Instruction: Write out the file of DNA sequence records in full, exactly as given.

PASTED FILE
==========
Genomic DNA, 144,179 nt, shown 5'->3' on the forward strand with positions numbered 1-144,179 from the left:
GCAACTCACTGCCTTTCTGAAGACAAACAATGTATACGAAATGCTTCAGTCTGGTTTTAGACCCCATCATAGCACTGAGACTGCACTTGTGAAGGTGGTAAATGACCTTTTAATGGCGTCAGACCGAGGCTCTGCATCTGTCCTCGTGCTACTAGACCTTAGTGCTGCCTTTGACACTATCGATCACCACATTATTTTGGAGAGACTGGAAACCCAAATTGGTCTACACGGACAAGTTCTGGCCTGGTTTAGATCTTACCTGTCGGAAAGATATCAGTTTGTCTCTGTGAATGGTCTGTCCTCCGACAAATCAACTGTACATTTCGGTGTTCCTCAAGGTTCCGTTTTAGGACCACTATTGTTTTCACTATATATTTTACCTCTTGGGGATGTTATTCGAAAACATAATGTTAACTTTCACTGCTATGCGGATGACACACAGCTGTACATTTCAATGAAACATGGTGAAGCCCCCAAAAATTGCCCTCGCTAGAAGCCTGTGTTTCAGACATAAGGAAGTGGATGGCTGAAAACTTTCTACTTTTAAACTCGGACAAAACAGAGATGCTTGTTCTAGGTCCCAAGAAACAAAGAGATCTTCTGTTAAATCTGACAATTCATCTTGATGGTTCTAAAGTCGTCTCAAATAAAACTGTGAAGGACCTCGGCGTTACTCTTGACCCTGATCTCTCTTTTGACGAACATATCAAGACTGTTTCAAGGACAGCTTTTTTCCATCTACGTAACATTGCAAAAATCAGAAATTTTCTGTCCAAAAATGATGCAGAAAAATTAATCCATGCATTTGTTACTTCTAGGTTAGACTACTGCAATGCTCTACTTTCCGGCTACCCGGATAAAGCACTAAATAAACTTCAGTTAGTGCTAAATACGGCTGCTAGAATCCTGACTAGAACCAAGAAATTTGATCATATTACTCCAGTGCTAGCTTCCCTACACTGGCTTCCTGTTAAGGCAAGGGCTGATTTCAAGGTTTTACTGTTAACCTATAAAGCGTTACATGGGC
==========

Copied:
Genomic DNA, 144,179 nt, shown 5'->3' on the forward strand with positions numbered 1-144,179 from the left:
GCAACTCACTGCCTTTCTGAAGACAAACAATGTATACGAAATGCTTCAGTCTGGTTTTAGACCCCATCATAGCACTGAGACTGCACTTGTGAAGGTGGTAAATGACCTTTTAATGGCGTCAGACCGAGGCTCTGCATCTGTCCTCGTGCTACTAGACCTTAGTGCTGCCTTTGACACTATCGATCACCACATTATTTTGGAGAGACTGGAAACCCAAATTGGTCTACACGGACAAGTTCTGGCCTGGTTTAGATCTTACCTGTCGGAAAGATATCAGTTTGTCTCTGTGAATGGTCTGTCCTCCGACAAATCAACTGTACATTTCGGTGTTCCTCAAGGTTCCGTTTTAGGACCACTATTGTTTTCACTATATATTTTACCTCTTGGGGATGTTATTCGAAAACATAATGTTAACTTTCACTGCTATGCGGATGACACACAGCTGTACATTTCAATGAAACATGGTGAAGCCCCCAAAAATTGCCCTCGCTAGAAGCCTGTGTTTCAGACATAAGGAAGTGGATGGCTGAAAACTTTCTACTTTTAAACTCGGACAAAACAGAGATGCTTGTTCTAGGTCCCAAGAAACAAAGAGATCTTCTGTTAAATCTGACAATTCATCTTGATGGTTCTAAAGTCGTCTCAAATAAAACTGTGAAGGACCTCGGCGTTACTCTTGACCCTGATCTCTCTTTTGACGAACATATCAAGACTGTTTCAAGGACAGCTTTTTTCCATCTACGTAACATTGCAAAAATCAGAAATTTTCTGTCCAAAAATGATGCAGAAAAATTAATCCATGCATTTGTTACTTCTAGGTTAGACTACTGCAATGCTCTACTTTCCGGCTACCCGGATAAAGCACTAAATAAACTTCAGTTAGTGCTAAATACGGCTGCTAGAATCCTGACTAGAACCAAGAAATTTGATCATATTACTCCAGTGCTAGCTTCCCTACACTGGCTTCCTGTTAAGGCAAGGGCTGATTTCAAGGTTTTACTGTTAACCTATAAAGCGTTACATGGGC